Winner of the Enlightened Economist Prize 2015

It has been a tough year to decide which of the titles on the longlist would win. The rules are that I make up the criteria and decide for myself – it’s a combination of readability,  telling me things I didn’t already know, and likely shelf longevity. And I have to have read the book in the past 12 months; publication date is not relevant.

The shortlist included

by Eden Medina,
by Cesar Hidalgo and
by John Kay.

[amazon_image id=”0262525968″ link=”true” target=”_blank” size=”medium” ]Cybernetic Revolutionaries: Technology and Politics in Allende’s Chile[/amazon_image] [amazon_image id=”0465048994″ link=”true” target=”_blank” size=”medium” ]Why Information Grows: The Evolution of Order, from Atoms to Economies[/amazon_image] [amazon_image id=”1781254435″ link=”true” target=”_blank” size=”medium” ]Other People’s Money: Masters of the Universe or Servants of the People?[/amazon_image]

But the winner is:

by Joshua Angrist and Jorn-Steffen Pischke. It might seem surprising that I chose an econometrics text, but seriously if you have any interest at all in understanding how to treat evidence carefully and reason about causation, this is a very accessible explanation. It is also straightforward to read and understand – the technical bits are in an appendix to each chapter and easily skipped. I certainly think every economist and student of economics ought to read this book.

[amazon_image id=”B00SLVGQD0″ link=”true” target=”_blank” size=”medium” ]Mastering ‘Metrics: The Path from Cause to Effect: Written by Joshua D. Angrist, 2015 Edition, Publisher: Princeton University Press [Paperback][/amazon_image]

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The Enlightened Economist Prize 2015 – the long list

A bit late this year, here is my shortlist for my personal prize for the best book I’ve read since last year’s shortlist. The rules are that date of publication doesn’t matter, only my date of reading the book, and that the winner in a week or so will be entirely my arbitrary choice – the one I enjoyed the most. The prize, apart from glory, is my offer to take the winner out for dinner .

So here they are in no particular order:

by Dani Rodrik (How to do economics well – review here )

Cesar Hidalgo (Information based economies  – review)

Alvin Roth (Market design – review)

James Bessen – (Technology and work – will review very soon)

William Davies – (Scepticism about behavioural economics and utilitarianism – review)

Peter Pomerantsev (The scary truth about modern Russia – review)

Jacob Soll (The history and influence of accountancy – review)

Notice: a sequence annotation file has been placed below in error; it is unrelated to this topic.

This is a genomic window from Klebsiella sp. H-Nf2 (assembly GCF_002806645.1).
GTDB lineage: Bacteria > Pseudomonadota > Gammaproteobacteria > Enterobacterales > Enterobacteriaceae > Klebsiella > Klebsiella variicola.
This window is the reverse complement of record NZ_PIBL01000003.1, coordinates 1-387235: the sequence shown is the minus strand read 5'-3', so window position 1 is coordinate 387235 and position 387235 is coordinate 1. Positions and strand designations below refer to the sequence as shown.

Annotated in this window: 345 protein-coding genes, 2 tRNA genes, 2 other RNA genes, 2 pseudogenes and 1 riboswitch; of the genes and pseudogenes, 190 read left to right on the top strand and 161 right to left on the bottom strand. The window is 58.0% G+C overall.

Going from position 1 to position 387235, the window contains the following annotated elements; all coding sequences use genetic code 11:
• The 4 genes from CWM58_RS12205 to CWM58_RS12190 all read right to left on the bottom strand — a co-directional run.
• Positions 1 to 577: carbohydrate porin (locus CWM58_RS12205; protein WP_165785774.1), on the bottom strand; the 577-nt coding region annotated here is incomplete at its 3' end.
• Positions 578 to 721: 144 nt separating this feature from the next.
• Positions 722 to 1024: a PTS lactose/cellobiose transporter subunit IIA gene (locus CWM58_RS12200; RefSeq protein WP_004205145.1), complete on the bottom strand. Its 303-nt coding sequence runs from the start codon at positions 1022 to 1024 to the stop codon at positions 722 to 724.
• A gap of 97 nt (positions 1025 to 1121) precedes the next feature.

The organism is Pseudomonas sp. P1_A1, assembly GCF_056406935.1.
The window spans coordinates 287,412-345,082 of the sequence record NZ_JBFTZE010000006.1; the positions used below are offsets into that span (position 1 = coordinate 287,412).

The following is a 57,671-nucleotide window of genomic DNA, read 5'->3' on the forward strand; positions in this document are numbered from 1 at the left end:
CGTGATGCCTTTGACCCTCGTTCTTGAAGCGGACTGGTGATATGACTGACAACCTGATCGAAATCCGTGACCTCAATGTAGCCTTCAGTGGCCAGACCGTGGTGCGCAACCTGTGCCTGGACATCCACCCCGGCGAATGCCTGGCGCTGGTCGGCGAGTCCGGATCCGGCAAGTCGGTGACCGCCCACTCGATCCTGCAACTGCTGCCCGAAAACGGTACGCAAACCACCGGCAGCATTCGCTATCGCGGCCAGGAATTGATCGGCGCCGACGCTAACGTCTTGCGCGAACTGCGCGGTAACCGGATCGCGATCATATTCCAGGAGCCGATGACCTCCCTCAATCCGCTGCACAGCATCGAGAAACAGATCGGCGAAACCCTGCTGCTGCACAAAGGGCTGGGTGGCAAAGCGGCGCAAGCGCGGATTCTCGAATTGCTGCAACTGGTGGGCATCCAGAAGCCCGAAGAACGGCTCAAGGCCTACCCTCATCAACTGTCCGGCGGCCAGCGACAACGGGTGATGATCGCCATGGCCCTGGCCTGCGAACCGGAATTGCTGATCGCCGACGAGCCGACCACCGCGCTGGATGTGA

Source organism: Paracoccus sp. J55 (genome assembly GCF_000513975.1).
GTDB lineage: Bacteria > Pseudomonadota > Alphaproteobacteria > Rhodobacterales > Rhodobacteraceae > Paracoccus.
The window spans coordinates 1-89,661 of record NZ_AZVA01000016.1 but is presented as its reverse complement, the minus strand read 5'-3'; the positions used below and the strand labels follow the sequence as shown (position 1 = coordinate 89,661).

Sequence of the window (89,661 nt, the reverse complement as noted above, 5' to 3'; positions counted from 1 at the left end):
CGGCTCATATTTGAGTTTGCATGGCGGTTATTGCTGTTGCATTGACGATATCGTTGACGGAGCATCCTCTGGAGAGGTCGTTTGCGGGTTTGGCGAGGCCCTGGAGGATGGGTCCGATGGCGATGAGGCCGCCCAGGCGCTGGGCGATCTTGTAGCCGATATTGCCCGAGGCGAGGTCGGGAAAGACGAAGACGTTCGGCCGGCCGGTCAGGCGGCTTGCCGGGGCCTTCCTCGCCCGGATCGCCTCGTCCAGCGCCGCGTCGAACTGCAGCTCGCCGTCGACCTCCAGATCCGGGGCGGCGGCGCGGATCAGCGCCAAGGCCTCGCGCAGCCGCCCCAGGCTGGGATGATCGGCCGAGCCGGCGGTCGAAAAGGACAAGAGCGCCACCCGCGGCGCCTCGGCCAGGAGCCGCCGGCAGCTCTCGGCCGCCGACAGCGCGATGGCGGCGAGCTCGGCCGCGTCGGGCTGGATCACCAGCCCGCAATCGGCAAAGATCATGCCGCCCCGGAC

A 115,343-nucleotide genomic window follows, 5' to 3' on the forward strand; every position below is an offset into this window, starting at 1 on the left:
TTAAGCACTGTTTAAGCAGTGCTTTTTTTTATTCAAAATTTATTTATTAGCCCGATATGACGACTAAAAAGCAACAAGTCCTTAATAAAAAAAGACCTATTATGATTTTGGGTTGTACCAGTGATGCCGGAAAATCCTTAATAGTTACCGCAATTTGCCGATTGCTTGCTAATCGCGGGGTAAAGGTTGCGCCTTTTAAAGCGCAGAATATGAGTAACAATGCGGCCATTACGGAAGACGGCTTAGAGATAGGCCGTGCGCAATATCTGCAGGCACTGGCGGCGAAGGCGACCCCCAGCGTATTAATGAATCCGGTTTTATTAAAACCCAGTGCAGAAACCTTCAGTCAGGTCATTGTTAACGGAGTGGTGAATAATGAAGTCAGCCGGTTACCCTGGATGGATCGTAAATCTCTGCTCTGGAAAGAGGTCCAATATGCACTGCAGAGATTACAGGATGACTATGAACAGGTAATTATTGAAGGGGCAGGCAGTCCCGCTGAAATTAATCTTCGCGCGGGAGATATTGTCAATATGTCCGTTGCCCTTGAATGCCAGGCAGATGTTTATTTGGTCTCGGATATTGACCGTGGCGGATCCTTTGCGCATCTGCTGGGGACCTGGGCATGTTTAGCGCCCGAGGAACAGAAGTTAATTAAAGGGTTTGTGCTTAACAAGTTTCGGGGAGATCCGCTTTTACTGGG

Martin Ford – (Technology and jobs, a pessimistic view – review)

John Kay (Pernicious modern finance – review)

Eden Medina (Using technology to shape society in Allende’s Chile – review)

Joshua Angrist and Steffen Pischke (Econometrics of the best kind, made fun – review)

Anthony Atkinson (What to do about it (and why), a practical agenda – review)

Ian Morris (Long run economic history – review)

– Joris Luydendijk (The sociology of pernicious modern finance – review)

 

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The Enlightened Economist Prize, 2014

A month ago I announced the shortlist for the Enlightened Economist Prize this year – as a reminder, the rules are that any book I happened to read during the previous 12 months is eligible, and the choice is entirely mine. The prize is the offer of dinner to the winner.

It has been a tough choice this year as I enjoyed all the books and there was no obvious standout. So it has taken much deliberation for me to decide to award the prize this year to 

by David Colander and Roland Kupers. It wasn’t the easiest read on the shortlist, but is a thought-provoking book from which I learned a lot. Here is my review of the book. Congratulations to the authors, and if they should be visiting London, dinner is on me!

[amazon_image id=”0691152098″ link=”true” target=”_blank” size=”medium” ]Complexity and the Art of Public Policy: Solving Society’s Problems from the Bottom Up[/amazon_image]

 

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The Enlightened Economist book prize shortlist, 2014

The year has flown past, and it’s time to announce the list of contenders for the Enlightened Economist Prize this year. Last year’s winner was Jeremy Adelman’s biography of Albert Hirschman, The Worldly Philosopher. A reminder of the rules: this is my personal choice among the books I happened to read in the past 12 months, no matter when they were published. The prize is that I offer to take the winner out to dinner should we find ourselves in the same city.